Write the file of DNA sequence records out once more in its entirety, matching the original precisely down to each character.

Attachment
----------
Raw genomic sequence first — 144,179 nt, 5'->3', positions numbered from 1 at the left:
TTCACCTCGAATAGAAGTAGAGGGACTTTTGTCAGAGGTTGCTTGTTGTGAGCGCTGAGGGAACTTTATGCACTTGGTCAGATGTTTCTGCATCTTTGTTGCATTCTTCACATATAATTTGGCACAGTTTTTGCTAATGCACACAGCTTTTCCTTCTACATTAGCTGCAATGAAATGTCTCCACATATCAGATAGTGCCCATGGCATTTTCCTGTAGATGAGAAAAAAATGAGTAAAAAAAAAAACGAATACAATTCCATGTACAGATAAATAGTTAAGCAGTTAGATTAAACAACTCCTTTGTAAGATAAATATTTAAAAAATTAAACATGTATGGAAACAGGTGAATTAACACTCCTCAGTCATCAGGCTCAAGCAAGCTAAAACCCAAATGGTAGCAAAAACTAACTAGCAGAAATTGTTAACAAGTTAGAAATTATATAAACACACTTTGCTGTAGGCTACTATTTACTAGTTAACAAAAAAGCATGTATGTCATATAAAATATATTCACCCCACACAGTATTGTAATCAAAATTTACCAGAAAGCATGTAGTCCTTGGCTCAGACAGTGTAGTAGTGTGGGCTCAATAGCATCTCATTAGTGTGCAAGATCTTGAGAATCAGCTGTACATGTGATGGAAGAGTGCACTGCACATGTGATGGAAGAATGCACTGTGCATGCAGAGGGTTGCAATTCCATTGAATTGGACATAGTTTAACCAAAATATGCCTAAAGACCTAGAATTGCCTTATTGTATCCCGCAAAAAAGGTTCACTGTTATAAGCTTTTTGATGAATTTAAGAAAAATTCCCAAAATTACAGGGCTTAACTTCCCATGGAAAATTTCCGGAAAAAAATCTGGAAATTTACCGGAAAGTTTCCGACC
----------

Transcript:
Raw genomic sequence first — 144,179 nt, 5'->3', positions numbered from 1 at the left:
TTCACCTCGAATAGAAGTAGAGGGACTTTTGTCAGAGGTTGCTTGTTGTGAGCGCTGAGGGAACTTTATGCACTTGGTCAGATGTTTCTGCATCTTTGTTGCATTCTTCACATATAATTTGGCACAGTTTTTGCTAATGCACACAGCTTTTCCTTCTACATTAGCTGCAATGAAATGTCTCCACATATCAGATAGTGCCCATGGCATTTTCCTGTAGATGAGAAAAAAATGAGTAAAAAAAAAAACGAATACAATTCCATGTACAGATAAATAGTTAAGCAGTTAGATTAAACAACTCCTTTGTAAGATAAATATTTAAAAAATTAAACATGTATGGAAACAGGTGAATTAACACTCCTCAGTCATCAGGCTCAAGCAAGCTAAAACCCAAATGGTAGCAAAAACTAACTAGCAGAAATTGTTAACAAGTTAGAAATTATATAAACACACTTTGCTGTAGGCTACTATTTACTAGTTAACAAAAAAGCATGTATGTCATATAAAATATATTCACCCCACACAGTATTGTAATCAAAATTTACCAGAAAGCATGTAGTCCTTGGCTCAGACAGTGTAGTAGTGTGGGCTCAATAGCATCTCATTAGTGTGCAAGATCTTGAGAATCAGCTGTACATGTGATGGAAGAGTGCACTGCACATGTGATGGAAGAATGCACTGTGCATGCAGAGGGTTGCAATTCCATTGAATTGGACATAGTTTAACCAAAATATGCCTAAAGACCTAGAATTGCCTTATTGTATCCCGCAAAAAAGGTTCACTGTTATAAGCTTTTTGATGAATTTAAGAAAAATTCCCAAAATTACAGGGCTTAACTTCCCATGGAAAATTTCCGGAAAAAAATCTGGAAATTTACCGGAAAGTTTCCGACC